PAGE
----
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 »  Introduction
 »  Material and methods
 »  Results
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Year : 2001  |  Volume : 49  |  Issue : 1  |  Page : 33-6

Seizures after stroke : a prospective clinical study.

Department of Neurology, Sanjay Gandhi Postgraduate Institute of Medical Sciences, Lucknow - 226014, India.

Correspondence Address:
Department of Neurology, Sanjay Gandhi Postgraduate Institute of Medical Sciences, Lucknow - 226014, India.

  »  Abstract

Stroke is one of the most common causes of epilepsy in elderly. However, there have been very few prospective studies to define the incidence, pattern and outcome of seizures in stroke. Most studies are based on retrospective analysis of hospital records. Hence, we planned this prospective study to see the clinical, radiological and electroencephalographic characteristics of seizures in stroke and their outcome, from a north Indian tertiary care centre. Over a span of approximately 6 years, 269 consecutive patients with stroke were studied and followed up. Thirty-five (13%) of these developed seizures, primarily related to stroke, during mean follow up period of 15.9 months. Twenty of these had infarctions while 15 had haemorrhages. Involvement of the cortical region was seen in most of the patients with seizures. In these patients, 86% of the lesions involved cortical areas exclusively or in addition to subcortical areas on CT scan of the brain. Twenty-seven (77%) developed early seizures, two third of them had immediate post-stroke seizures. None of the patients with early onset seizures developed recurrent seizures or epilepsy, while 50% of late onset seizures developed epilepsy. No specific EEG pattern was found in those who later developed epilepsy. In the present study, early onset seizures after stroke were rather common and did not affect outcome and did not recur even when not treated with anti-epileptics. Late onset seizures were less common but were associated with recurrent seizures.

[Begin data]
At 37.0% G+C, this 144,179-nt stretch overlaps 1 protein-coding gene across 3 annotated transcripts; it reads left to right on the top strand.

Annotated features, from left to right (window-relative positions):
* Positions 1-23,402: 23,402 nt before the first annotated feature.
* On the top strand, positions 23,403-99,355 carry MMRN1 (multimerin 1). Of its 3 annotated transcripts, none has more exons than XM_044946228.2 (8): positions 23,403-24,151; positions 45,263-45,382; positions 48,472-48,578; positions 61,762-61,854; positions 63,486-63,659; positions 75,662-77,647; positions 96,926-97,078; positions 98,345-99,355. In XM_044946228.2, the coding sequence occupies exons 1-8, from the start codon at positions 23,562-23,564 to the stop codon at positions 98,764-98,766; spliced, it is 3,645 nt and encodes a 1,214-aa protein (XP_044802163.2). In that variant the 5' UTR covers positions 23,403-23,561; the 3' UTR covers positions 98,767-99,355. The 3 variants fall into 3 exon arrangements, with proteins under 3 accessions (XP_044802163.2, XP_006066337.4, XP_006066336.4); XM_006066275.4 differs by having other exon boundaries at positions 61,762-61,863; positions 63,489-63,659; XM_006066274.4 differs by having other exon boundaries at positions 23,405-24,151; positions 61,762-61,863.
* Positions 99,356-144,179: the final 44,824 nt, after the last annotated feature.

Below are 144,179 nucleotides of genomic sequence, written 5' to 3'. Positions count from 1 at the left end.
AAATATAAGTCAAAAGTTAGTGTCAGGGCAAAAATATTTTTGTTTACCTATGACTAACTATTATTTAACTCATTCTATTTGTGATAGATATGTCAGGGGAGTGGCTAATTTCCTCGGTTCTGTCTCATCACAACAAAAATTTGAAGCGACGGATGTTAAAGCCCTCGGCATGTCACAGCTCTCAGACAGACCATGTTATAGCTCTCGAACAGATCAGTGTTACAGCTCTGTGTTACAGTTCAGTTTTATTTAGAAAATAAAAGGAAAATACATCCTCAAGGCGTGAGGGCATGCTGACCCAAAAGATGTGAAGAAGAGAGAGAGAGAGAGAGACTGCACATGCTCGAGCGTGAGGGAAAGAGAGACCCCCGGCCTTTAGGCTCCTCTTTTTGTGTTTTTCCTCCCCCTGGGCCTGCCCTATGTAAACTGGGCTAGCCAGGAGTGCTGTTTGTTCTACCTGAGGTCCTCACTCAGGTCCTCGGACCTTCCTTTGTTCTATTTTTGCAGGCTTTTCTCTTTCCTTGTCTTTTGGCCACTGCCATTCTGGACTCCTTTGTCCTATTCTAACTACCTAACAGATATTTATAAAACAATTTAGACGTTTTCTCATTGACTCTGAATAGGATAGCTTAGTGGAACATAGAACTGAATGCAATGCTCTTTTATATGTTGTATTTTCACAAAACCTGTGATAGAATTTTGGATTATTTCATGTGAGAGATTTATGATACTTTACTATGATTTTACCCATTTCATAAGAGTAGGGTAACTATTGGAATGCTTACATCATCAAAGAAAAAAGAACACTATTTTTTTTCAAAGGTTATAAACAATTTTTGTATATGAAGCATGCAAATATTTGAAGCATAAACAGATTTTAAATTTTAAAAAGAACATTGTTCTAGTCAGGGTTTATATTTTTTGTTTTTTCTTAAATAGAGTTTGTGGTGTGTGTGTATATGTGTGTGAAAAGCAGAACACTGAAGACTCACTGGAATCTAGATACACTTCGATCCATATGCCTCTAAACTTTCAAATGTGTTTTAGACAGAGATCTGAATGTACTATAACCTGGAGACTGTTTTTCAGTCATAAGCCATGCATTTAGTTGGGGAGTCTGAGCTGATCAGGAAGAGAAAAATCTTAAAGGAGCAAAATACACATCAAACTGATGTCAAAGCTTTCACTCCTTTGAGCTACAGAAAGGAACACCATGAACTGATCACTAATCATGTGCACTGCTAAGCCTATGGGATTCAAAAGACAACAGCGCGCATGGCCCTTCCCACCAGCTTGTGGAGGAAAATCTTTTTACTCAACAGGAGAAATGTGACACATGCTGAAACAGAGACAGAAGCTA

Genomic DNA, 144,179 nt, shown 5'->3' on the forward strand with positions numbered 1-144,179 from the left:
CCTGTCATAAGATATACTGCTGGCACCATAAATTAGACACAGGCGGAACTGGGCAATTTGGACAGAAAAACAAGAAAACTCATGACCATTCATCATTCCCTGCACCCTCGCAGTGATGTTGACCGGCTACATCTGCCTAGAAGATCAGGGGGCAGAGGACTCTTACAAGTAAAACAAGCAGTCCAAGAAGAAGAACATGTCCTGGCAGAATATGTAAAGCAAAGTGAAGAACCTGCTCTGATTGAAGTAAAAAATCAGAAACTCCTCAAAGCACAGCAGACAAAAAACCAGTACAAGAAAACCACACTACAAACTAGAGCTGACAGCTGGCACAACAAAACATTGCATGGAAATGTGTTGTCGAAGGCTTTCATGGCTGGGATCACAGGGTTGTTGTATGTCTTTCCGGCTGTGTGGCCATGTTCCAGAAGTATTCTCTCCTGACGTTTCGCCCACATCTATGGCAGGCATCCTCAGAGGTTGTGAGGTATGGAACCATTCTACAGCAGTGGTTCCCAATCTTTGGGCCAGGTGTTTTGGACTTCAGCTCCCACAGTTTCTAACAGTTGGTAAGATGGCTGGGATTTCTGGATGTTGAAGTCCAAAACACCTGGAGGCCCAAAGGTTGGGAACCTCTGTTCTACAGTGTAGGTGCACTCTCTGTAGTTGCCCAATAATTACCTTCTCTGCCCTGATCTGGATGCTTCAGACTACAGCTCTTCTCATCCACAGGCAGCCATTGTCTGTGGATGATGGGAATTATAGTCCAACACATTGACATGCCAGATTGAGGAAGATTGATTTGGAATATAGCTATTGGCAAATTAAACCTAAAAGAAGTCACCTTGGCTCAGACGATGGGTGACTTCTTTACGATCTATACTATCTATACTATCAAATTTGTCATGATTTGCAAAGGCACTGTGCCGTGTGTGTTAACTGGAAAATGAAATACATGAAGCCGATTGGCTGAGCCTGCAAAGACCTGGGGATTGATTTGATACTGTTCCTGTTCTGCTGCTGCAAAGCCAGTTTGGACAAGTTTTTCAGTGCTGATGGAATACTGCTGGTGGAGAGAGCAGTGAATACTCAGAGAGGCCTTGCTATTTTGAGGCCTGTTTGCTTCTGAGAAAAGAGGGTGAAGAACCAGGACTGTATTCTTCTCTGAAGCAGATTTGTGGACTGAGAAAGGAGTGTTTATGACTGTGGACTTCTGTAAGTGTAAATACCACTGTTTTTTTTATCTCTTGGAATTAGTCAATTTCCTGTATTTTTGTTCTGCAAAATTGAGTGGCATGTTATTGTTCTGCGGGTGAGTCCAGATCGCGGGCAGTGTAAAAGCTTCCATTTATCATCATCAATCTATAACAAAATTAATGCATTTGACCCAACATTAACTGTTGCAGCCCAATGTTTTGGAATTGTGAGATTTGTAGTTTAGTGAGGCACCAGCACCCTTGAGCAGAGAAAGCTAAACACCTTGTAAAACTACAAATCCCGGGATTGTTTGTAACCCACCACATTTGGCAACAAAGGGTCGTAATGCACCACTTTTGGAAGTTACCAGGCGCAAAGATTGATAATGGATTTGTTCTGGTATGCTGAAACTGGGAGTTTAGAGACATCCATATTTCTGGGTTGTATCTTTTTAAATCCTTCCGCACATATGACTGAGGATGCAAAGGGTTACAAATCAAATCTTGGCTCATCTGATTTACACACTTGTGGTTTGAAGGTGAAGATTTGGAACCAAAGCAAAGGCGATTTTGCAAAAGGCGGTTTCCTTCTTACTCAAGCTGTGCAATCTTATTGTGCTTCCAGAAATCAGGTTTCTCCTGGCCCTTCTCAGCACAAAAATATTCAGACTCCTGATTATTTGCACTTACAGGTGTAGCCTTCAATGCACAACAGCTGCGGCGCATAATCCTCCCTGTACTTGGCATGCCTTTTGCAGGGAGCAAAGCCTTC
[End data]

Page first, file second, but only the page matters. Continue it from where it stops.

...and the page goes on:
How to cite this article:
Dhanuka A K, Misra U K, Kalita J. Seizures after stroke : a prospective clinical study. Neurol India 2001;49:33

How to cite this URL:
Dhanuka A K, Misra U K, Kalita J. Seizures after stroke : a prospective clinical study. Neurol India [serial online] 2001 [cited 2023 Mar 21];49:33. Available from: https://www.neurologyindia.com/text.asp?2001/49/1/33/1284

   »   Introduction Top

The relation between seizures and stroke was
recognized more than a century ago by John Hughling
Jackson.1 As on today, stroke (cerebral infarction and
haemorrhage) has been considered as one of the most